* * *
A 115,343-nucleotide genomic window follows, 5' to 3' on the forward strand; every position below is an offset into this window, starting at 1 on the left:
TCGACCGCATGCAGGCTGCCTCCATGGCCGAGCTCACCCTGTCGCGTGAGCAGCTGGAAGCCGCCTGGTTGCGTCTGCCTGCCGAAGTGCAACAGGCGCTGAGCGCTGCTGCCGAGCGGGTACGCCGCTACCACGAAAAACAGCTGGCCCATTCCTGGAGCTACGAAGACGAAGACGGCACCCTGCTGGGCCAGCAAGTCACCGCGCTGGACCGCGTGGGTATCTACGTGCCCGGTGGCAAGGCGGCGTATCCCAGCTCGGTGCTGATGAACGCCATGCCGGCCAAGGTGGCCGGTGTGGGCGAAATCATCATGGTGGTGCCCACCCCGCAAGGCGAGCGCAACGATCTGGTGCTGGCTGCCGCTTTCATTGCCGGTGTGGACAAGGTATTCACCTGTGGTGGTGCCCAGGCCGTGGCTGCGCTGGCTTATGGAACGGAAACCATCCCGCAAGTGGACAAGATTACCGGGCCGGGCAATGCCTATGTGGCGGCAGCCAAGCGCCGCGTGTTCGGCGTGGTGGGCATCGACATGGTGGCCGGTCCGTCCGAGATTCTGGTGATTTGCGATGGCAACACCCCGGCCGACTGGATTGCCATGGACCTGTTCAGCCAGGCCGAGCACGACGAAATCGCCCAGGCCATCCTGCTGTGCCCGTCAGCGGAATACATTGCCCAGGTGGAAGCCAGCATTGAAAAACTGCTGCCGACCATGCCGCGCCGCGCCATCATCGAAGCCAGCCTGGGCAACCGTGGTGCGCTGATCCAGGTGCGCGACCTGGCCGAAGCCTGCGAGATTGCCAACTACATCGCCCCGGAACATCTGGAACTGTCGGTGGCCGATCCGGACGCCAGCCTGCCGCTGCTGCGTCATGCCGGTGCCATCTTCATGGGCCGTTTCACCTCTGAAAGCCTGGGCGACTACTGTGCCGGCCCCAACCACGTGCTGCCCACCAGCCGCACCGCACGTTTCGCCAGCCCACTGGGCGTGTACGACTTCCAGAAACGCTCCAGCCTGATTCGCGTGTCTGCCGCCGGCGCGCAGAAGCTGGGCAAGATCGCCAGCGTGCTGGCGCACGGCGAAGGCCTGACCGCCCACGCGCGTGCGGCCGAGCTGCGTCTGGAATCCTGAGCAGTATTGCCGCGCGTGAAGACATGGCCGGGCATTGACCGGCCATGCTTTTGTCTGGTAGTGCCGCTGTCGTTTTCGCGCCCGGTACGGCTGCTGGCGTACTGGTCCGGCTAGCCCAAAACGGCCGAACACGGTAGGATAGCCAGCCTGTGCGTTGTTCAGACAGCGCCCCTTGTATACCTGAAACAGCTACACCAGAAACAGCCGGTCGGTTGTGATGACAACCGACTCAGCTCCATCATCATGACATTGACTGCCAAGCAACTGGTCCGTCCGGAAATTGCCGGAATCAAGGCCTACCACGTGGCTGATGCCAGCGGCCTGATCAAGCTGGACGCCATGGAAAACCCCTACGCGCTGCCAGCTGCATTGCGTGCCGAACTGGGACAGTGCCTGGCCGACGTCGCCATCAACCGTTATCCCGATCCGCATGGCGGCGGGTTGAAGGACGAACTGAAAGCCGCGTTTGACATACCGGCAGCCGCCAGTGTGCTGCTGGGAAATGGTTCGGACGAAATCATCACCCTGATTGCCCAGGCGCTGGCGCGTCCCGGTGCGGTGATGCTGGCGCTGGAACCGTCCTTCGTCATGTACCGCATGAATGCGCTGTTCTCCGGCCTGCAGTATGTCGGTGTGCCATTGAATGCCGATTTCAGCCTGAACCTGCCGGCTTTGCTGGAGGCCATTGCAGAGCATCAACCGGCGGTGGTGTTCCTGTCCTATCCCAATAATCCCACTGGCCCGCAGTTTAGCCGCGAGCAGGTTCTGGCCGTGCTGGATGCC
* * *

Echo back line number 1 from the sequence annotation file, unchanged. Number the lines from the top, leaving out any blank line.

A 115,343-nucleotide genomic window follows, 5' to 3' on the forward strand; every position below is an offset into this window, starting at 1 on the left: